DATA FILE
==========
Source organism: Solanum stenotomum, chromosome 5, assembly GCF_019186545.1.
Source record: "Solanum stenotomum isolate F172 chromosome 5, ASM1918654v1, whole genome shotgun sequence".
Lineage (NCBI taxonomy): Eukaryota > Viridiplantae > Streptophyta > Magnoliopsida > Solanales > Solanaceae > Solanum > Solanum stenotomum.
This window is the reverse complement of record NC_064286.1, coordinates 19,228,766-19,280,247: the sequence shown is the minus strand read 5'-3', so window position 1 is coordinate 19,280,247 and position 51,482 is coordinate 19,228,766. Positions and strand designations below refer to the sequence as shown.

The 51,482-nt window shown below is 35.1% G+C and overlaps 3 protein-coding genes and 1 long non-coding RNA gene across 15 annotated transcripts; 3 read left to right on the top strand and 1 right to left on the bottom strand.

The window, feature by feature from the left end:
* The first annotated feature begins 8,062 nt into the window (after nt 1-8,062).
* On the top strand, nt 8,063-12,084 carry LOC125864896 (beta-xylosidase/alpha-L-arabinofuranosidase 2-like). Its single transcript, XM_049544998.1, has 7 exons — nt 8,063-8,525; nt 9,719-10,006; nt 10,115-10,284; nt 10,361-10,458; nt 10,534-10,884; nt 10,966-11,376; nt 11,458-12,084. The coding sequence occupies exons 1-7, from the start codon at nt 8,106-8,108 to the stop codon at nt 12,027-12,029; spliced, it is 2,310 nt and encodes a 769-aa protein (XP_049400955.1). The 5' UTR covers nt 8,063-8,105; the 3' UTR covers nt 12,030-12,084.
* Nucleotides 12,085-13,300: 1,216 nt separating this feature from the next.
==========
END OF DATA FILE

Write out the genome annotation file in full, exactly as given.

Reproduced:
Source organism: Solanum stenotomum, chromosome 5, assembly GCF_019186545.1.
Source record: "Solanum stenotomum isolate F172 chromosome 5, ASM1918654v1, whole genome shotgun sequence".
Lineage (NCBI taxonomy): Eukaryota > Viridiplantae > Streptophyta > Magnoliopsida > Solanales > Solanaceae > Solanum > Solanum stenotomum.
This window is the reverse complement of record NC_064286.1, coordinates 19,228,766-19,280,247: the sequence shown is the minus strand read 5'-3', so window position 1 is coordinate 19,280,247 and position 51,482 is coordinate 19,228,766. Positions and strand designations below refer to the sequence as shown.

The 51,482-nt window shown below is 35.1% G+C and overlaps 3 protein-coding genes and 1 long non-coding RNA gene across 15 annotated transcripts; 3 read left to right on the top strand and 1 right to left on the bottom strand.

The window, feature by feature from the left end:
* The first annotated feature begins 8,062 nt into the window (after nt 1-8,062).
* On the top strand, nt 8,063-12,084 carry LOC125864896 (beta-xylosidase/alpha-L-arabinofuranosidase 2-like). Its single transcript, XM_049544998.1, has 7 exons — nt 8,063-8,525; nt 9,719-10,006; nt 10,115-10,284; nt 10,361-10,458; nt 10,534-10,884; nt 10,966-11,376; nt 11,458-12,084. The coding sequence occupies exons 1-7, from the start codon at nt 8,106-8,108 to the stop codon at nt 12,027-12,029; spliced, it is 2,310 nt and encodes a 769-aa protein (XP_049400955.1). The 5' UTR covers nt 8,063-8,105; the 3' UTR covers nt 12,030-12,084.
* Nucleotides 12,085-13,300: 1,216 nt separating this feature from the next.